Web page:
Diet and lifestyle changes play a big role in how well you age and how long you live. Even if you have a genetic predisposition for serious illness, such as cardiovascular disease, cancer or Alzheimer’s, it will not manifest if the gene is not expressed. How does that happen or not happen? Gene expression, again, is affected by diet and lifestyle choices. So, the sooner you introduce healthy habits, the better. It’s never too late to make impactful changes!

The role of nutrition is often underestimated. But did you know that nutritional interventions have shown amazing results? We now know that the right diet can reverse not just type 2 diabetes, but also cognitive decline.

Provide enough energy (i.e. calories) and the right nutrients, and your symptoms and quality of life could be significantly improved, even if you are of advancing age. With the right diet, some of the meds might even become obsolete. In later life, eating a really good diet is more important than ever.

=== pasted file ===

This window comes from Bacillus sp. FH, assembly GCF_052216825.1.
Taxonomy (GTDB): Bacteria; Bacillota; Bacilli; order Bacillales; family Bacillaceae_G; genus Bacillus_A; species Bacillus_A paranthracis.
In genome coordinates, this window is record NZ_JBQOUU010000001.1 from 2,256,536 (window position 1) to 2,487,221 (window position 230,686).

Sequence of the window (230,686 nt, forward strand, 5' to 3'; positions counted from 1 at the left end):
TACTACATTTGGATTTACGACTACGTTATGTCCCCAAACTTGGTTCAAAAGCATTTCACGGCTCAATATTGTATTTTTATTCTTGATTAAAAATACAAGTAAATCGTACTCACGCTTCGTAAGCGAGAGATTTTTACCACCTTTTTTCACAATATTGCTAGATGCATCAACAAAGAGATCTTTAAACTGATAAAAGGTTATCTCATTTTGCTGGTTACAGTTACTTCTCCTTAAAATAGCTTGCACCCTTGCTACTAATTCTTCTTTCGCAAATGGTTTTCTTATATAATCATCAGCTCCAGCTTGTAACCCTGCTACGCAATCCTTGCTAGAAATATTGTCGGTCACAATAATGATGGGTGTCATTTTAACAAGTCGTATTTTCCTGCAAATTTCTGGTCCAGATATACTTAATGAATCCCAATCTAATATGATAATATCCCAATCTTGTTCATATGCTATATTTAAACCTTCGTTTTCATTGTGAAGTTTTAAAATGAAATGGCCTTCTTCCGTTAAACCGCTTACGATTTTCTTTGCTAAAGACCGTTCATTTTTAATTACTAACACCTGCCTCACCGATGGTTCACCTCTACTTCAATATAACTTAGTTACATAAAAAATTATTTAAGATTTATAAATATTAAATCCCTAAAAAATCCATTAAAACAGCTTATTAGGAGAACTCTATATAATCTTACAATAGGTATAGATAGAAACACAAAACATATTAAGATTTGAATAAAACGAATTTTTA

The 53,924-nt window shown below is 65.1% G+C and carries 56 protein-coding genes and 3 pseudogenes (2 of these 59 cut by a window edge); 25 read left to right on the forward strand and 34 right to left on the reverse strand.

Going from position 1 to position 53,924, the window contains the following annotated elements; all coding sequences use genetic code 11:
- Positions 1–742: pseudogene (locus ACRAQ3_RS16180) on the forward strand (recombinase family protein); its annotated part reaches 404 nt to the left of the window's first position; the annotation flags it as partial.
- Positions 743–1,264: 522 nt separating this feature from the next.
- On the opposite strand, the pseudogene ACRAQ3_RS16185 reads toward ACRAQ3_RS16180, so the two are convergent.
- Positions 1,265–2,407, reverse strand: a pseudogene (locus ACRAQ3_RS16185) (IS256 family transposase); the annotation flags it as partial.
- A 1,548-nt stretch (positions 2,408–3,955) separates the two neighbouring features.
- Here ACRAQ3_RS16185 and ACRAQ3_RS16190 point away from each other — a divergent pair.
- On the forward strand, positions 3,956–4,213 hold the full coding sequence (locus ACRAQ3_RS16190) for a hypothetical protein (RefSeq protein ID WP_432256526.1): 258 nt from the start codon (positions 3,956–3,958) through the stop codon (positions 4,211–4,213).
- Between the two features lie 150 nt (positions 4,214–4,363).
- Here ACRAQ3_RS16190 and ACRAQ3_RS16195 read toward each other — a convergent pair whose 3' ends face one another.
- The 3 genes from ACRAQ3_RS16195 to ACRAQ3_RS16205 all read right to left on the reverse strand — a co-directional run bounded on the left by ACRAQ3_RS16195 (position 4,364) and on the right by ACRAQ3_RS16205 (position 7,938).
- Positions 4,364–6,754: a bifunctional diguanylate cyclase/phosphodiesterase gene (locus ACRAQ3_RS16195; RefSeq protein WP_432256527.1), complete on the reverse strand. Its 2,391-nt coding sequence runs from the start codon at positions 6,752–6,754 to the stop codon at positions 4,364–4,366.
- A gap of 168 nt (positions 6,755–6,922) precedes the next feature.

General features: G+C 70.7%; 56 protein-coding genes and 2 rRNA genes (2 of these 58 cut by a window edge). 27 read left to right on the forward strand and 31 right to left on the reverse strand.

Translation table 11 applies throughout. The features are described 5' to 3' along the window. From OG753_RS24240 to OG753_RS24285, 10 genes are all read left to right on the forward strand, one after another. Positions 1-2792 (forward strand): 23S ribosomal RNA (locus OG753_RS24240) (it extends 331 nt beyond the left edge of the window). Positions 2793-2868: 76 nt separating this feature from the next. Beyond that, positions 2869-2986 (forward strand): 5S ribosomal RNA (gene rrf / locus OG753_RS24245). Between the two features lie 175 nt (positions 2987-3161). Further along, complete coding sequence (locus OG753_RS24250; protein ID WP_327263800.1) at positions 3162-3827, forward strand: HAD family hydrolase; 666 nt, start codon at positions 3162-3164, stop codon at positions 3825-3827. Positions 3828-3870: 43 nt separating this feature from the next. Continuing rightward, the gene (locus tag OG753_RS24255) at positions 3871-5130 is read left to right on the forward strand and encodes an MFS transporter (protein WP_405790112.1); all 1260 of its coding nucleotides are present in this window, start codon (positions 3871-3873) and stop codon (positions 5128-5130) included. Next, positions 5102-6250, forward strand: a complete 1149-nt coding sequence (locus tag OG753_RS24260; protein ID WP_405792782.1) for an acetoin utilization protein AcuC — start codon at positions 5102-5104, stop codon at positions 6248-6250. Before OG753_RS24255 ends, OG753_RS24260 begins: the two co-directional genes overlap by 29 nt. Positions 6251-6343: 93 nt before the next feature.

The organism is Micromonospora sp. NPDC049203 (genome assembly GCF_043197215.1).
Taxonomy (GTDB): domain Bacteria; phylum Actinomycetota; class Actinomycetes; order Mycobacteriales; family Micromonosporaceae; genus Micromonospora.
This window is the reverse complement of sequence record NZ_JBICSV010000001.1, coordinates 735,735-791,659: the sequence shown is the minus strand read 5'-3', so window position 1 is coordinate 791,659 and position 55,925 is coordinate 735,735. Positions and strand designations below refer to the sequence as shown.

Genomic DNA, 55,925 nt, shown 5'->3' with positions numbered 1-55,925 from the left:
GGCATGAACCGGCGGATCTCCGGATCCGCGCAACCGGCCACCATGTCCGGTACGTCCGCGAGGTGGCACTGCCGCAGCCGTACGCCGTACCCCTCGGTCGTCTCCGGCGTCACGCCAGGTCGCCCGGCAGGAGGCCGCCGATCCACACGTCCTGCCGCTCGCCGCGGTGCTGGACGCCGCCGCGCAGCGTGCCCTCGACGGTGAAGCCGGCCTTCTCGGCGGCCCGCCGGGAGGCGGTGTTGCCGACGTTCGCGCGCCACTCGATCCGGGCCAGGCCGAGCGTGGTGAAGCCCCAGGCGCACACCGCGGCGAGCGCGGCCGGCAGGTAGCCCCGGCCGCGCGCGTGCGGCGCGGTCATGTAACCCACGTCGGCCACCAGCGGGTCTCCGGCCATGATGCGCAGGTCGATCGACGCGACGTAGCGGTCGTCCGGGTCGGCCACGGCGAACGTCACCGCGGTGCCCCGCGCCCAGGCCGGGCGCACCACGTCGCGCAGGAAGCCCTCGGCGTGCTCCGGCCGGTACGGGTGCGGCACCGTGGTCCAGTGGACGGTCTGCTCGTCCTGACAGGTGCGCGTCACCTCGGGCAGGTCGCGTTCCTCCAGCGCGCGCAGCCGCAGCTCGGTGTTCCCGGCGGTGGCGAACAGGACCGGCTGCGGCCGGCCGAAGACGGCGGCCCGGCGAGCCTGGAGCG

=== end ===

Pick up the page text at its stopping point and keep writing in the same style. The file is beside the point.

Real food – more important than ever

As you age, you lose lean body mass – muscle – which leads to a reduced metabolic rate. That means you burn (and need) fewer calories than before. The loss of muscle tissue can be a sign of less activity. It also means that staying active gets harder – a vicious cycle.

So, older people need fewer calories but have the same nutrient requirements as younger adults. This and the fact that appetite declines with age mean that older adults must take in the same amounts of vitamins, minerals and other nutrients as they used to, only with less food. In short, good quality food has never been more important!

Processed foods and ready meals are not nutrient-dense – quite the opposite. They tend to be high in sugar, salt and trans fats or vegetable oils while lacking fibre, phytonutrients, vitamins and minerals.

Everyone – of any age – needs real food. For older people there really is no alternative. Real food is the kind of food your grandmother would recognise: meat, fish, seafood, eggs, vegetables, fruit, nuts, seeds and whole grains. The sooner you switch to real food only, the better the foundation your health depends on is going to be.